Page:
The Life and the Adventures of a Haunted Convict

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The Life and the Adventures of a Haunted Convict
352 pages; Random House
Austin Reed's The Life and the Adventures of a Haunted Convict was written by hand on sheaves of paper, started, perhaps, in the 1840s and completed in 1858. It then spent 150 years unread, until rare-books dealers discovered it at an estate sale in Rochester, New York. Believing they'd stumbled across something important, in 2009 the dealers brought the manuscript to Yale, where researchers pored over it, testing the ink and paper and unearthing 19th-century prison records, deeds, and other documents. They verified that its long-dead author was who he professes to be on the page.

Reed's story is like something out of a Charles Dickens novel, complete with deprivation, unprovoked punishment, and cruel twists of fate. It takes place before the Civil War; though Reed and his family were free Northerners, his father's death propelled them into poverty and young Reed into a state of grief and anger that landed him at age 10 in a New York City juvenile facility ironically called the House of Refuge. (It was not uncommon then for children in poor families—especially poor black families—to be removed from their home for petty crimes and institutionalized in this way or made indentured servants.) We're there as the author is lashed with a crudely fashioned instrument he refers to as "the cats"; as he subsists for days on bread and water in a cell; as he repeatedly escapes, hiding out in sailing ships and saloons, only to be found, returned to the facility, and beaten yet again. Reed later ends up in an adult prison, where, aside from short periods of freedom, he remains until he's released for good in his early 40s.      There are many reasons this book is remarkable, not least that while Reed is brutalized regularly, he remains triumphantly defiant. Though the only formal education he received was while in the House of Refuge, he writes with a novelist's sense of nuance and adventure—or misadventure. The memoir anticipates that the American penitentiary system would become a kind of successor to slavery's shackles. But the book's greatest value lies in the gap it fills: As writer and historian Edward Ball notes, "the mosaic that is the history of the common man has many missing tiles, and Reed's book places an important piece into that mosaic."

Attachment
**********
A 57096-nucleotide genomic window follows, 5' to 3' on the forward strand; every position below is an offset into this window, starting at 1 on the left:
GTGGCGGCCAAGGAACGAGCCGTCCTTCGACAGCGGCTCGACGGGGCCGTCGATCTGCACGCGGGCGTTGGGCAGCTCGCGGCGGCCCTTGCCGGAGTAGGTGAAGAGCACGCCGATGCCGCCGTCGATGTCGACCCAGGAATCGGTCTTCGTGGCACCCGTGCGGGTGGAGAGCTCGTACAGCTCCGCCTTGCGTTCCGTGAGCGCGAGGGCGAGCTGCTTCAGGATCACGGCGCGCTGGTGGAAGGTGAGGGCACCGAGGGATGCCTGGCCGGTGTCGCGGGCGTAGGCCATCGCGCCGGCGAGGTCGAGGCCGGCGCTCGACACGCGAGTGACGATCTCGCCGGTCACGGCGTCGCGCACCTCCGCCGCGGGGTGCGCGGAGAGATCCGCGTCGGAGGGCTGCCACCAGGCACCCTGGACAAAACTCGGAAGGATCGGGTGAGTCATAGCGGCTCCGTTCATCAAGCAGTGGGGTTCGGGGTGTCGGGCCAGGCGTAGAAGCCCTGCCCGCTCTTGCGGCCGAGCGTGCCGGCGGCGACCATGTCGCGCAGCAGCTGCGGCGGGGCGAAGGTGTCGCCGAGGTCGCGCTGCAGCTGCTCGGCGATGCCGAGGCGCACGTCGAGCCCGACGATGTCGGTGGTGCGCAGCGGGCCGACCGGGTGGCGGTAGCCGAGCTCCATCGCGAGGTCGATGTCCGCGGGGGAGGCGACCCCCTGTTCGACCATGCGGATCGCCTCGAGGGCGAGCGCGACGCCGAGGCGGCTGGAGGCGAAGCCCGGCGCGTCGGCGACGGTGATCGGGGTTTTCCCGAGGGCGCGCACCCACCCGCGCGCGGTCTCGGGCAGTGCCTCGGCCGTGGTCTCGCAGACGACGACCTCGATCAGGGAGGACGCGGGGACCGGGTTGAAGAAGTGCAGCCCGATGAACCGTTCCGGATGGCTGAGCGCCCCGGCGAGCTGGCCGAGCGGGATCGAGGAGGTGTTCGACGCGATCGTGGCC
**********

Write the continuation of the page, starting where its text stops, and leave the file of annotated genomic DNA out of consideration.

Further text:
— Leigh Haber